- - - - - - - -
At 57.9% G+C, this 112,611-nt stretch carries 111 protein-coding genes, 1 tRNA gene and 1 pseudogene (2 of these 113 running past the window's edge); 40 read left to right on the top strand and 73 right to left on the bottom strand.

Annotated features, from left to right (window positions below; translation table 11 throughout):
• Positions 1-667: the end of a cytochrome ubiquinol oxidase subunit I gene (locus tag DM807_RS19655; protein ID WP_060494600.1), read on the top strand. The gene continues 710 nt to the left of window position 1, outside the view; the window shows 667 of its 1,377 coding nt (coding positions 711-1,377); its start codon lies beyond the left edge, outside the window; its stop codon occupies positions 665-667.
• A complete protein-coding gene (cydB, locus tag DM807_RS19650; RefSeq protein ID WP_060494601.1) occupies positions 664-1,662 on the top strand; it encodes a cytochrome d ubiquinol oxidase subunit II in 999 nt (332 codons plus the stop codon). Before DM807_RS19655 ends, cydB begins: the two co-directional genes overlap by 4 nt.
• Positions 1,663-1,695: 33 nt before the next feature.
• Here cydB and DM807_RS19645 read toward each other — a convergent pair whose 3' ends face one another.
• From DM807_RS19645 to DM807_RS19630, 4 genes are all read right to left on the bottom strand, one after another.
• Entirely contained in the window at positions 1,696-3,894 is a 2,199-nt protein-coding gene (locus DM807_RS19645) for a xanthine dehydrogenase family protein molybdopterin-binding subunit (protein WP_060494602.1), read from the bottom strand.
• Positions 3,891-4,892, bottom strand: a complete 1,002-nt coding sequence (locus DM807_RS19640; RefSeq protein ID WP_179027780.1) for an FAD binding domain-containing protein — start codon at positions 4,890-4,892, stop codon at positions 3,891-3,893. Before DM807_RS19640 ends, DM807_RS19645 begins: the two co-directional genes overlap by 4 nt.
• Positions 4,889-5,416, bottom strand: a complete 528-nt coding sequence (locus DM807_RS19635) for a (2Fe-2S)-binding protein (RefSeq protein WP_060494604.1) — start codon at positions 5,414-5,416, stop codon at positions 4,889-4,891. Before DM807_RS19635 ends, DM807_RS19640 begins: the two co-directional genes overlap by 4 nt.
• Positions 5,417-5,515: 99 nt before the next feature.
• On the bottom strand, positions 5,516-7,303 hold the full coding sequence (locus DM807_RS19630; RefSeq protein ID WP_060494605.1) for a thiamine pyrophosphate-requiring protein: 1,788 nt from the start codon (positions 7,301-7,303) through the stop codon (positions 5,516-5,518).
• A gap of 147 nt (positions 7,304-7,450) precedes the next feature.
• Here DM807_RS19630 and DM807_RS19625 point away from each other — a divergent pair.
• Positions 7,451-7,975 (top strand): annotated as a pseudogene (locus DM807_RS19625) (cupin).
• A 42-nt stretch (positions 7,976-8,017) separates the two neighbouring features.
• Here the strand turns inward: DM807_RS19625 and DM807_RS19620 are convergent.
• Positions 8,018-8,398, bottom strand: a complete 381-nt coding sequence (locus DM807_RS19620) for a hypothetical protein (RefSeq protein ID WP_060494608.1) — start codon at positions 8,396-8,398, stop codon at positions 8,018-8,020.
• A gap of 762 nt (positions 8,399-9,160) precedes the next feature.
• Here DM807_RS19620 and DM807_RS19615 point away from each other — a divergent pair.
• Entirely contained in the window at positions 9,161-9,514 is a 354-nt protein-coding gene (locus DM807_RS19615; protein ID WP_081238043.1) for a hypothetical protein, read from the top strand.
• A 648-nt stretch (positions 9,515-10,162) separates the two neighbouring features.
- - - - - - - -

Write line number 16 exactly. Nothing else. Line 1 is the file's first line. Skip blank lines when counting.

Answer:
• A 42-nt stretch (positions 7,976-8,017) separates the two neighbouring features.